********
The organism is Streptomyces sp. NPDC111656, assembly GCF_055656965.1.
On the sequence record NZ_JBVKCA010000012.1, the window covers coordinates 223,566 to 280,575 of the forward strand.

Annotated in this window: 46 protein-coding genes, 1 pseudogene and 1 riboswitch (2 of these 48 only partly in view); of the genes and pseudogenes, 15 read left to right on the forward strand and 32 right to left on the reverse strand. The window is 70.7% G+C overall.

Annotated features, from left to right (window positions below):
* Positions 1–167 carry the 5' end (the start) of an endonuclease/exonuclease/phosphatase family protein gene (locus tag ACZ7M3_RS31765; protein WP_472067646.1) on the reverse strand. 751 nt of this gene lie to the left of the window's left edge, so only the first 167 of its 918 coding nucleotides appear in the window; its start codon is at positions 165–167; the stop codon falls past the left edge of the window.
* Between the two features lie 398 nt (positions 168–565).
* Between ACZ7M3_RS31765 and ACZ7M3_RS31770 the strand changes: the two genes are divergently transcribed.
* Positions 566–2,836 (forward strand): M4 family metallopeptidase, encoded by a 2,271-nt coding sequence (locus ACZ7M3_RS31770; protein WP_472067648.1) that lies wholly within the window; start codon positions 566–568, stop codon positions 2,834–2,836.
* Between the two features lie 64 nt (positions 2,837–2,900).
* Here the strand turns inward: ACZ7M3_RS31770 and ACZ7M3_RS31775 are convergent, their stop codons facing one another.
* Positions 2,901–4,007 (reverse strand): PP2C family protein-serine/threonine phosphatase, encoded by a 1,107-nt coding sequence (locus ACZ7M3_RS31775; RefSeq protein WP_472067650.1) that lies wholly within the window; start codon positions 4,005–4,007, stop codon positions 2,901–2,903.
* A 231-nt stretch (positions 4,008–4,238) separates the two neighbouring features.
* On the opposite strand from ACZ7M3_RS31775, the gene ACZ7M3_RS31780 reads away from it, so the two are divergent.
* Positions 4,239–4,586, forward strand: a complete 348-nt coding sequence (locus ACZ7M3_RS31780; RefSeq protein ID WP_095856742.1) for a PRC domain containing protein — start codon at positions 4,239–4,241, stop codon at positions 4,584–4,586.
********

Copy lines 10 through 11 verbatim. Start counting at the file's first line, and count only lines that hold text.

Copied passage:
* Here the strand turns inward: ACZ7M3_RS31770 and ACZ7M3_RS31775 are convergent, their stop codons facing one another.
* Positions 2,901–4,007 (reverse strand): PP2C family protein-serine/threonine phosphatase, encoded by a 1,107-nt coding sequence (locus ACZ7M3_RS31775; RefSeq protein WP_472067650.1) that lies wholly within the window; start codon positions 4,005–4,007, stop codon positions 2,901–2,903.